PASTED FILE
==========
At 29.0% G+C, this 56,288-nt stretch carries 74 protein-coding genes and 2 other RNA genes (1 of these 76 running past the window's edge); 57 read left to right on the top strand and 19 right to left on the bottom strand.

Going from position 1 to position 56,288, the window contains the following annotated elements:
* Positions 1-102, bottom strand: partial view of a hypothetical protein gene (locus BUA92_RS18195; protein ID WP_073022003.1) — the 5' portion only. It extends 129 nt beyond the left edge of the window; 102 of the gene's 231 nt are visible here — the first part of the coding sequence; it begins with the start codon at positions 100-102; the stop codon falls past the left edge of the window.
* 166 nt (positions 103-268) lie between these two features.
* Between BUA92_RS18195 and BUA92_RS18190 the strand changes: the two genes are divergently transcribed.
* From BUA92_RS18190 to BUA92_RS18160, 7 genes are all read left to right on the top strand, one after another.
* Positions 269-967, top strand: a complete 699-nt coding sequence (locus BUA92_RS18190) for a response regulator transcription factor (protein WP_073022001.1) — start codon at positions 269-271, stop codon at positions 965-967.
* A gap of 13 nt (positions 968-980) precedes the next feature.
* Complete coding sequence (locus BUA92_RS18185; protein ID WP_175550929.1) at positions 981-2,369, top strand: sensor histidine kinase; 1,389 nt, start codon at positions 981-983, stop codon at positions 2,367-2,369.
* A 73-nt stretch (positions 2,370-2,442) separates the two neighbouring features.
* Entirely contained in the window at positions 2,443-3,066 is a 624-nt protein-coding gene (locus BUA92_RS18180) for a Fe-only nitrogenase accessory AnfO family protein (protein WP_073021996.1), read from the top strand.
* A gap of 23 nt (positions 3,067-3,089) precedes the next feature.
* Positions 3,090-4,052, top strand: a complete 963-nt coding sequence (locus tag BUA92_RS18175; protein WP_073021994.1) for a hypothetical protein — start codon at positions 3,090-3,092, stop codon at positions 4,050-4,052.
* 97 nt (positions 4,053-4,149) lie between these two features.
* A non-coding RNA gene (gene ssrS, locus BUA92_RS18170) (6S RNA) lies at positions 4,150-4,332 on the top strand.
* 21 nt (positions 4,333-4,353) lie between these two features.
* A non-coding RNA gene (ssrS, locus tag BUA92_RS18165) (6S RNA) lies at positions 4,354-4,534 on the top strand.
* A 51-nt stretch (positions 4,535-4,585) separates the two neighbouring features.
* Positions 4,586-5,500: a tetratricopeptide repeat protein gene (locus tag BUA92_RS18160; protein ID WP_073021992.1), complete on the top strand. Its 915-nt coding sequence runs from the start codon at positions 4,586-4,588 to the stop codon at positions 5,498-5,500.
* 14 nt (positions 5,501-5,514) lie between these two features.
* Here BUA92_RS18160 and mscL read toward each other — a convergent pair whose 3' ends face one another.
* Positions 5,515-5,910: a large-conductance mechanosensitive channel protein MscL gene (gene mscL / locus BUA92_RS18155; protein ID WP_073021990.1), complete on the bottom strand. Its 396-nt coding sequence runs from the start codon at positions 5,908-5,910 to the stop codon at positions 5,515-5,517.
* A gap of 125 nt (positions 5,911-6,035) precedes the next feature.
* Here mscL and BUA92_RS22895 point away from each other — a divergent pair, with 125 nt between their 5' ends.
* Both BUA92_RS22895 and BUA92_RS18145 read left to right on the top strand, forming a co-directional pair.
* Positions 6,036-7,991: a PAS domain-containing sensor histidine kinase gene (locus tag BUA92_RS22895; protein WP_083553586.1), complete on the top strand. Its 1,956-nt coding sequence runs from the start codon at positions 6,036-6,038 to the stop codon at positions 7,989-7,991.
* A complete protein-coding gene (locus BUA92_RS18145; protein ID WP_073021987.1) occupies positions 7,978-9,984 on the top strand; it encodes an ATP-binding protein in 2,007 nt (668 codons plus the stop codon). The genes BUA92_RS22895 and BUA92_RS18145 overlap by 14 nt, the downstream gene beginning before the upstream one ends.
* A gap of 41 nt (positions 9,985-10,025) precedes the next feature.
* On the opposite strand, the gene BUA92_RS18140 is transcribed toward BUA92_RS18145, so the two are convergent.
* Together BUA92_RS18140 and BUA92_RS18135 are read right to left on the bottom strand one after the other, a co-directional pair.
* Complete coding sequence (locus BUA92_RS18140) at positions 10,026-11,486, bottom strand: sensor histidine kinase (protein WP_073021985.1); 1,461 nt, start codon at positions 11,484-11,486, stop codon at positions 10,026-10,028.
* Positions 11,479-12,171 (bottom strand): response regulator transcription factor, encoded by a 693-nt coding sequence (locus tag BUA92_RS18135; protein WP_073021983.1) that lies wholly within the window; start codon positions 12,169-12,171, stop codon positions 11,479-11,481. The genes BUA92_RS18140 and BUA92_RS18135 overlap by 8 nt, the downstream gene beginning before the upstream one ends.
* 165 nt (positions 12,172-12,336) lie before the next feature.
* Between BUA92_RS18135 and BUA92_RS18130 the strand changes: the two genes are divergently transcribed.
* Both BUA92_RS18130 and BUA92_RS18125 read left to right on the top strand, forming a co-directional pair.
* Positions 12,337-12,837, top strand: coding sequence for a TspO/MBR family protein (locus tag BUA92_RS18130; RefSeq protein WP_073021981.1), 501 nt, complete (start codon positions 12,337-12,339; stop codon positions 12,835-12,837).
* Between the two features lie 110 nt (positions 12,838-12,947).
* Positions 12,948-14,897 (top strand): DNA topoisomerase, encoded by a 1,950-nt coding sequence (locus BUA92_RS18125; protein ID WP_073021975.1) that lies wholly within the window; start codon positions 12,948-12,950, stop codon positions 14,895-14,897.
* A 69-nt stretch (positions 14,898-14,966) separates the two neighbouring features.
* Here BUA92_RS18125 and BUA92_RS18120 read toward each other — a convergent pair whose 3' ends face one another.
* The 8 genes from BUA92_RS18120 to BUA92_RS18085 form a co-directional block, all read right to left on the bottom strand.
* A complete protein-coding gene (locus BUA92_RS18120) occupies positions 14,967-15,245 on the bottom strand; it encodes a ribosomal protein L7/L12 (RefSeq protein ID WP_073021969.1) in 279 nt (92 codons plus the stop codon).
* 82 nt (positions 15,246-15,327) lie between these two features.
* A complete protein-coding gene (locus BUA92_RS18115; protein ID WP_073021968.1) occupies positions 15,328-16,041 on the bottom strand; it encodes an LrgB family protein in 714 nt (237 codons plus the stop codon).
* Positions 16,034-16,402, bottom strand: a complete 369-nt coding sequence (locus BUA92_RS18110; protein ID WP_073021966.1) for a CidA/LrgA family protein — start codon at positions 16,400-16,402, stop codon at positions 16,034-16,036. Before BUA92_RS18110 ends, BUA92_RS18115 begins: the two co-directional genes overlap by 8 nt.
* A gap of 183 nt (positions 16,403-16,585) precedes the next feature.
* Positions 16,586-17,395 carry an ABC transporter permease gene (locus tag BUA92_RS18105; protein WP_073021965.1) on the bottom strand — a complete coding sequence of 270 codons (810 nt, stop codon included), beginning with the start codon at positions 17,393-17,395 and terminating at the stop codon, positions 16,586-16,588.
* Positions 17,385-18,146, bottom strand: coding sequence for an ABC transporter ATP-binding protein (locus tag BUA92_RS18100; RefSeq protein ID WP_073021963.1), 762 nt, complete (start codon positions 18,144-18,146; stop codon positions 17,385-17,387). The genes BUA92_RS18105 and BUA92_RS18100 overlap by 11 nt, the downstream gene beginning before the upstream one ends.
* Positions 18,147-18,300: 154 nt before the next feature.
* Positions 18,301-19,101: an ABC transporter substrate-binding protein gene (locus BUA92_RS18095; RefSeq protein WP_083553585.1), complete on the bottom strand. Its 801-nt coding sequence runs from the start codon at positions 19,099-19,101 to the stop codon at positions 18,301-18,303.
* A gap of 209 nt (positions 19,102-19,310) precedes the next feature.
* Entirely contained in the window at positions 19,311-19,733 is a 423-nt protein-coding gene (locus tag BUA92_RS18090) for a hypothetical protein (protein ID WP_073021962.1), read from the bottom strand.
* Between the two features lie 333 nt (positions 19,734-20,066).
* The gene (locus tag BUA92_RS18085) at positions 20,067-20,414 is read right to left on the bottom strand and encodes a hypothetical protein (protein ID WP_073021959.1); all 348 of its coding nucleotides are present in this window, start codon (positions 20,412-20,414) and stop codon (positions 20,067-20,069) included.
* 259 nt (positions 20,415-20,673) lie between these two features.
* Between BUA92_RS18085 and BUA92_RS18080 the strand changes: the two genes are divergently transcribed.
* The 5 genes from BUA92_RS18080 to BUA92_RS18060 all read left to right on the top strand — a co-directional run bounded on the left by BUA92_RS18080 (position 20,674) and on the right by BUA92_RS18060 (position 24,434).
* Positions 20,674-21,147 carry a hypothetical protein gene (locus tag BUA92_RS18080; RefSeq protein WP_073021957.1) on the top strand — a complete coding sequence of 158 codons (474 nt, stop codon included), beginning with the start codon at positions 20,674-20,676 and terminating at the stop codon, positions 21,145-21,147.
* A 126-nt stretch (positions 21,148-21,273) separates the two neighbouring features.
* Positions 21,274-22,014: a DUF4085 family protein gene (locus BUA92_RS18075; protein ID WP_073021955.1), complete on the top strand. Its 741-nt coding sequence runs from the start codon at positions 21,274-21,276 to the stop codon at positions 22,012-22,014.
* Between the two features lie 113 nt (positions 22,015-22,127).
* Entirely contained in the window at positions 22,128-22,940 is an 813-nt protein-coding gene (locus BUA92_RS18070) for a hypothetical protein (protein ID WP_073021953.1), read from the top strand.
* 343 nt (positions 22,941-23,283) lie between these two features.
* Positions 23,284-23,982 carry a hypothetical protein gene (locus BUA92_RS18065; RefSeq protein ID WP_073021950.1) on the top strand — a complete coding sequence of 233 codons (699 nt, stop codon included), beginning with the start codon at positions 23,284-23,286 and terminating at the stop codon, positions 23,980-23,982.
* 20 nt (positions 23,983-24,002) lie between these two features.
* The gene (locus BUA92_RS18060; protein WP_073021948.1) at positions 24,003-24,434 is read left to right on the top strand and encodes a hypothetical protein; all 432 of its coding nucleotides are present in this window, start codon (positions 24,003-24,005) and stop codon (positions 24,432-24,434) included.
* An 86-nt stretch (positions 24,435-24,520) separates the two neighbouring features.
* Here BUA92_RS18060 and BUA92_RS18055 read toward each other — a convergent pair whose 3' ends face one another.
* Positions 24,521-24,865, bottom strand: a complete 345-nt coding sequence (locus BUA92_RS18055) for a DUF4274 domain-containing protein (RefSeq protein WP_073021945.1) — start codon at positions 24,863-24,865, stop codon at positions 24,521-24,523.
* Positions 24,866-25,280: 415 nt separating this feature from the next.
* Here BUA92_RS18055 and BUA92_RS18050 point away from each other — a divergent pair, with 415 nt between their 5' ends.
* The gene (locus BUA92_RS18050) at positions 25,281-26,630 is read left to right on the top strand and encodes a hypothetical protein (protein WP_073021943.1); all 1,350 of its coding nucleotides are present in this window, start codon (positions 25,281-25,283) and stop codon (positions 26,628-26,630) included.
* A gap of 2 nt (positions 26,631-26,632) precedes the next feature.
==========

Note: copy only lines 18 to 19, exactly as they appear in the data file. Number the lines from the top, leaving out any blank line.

* A 51-nt stretch (positions 4,535-4,585) separates the two neighbouring features.
* Positions 4,586-5,500: a tetratricopeptide repeat protein gene (locus tag BUA92_RS18160; protein ID WP_073021992.1), complete on the top strand. Its 915-nt coding sequence runs from the start codon at positions 4,586-4,588 to the stop codon at positions 5,498-5,500.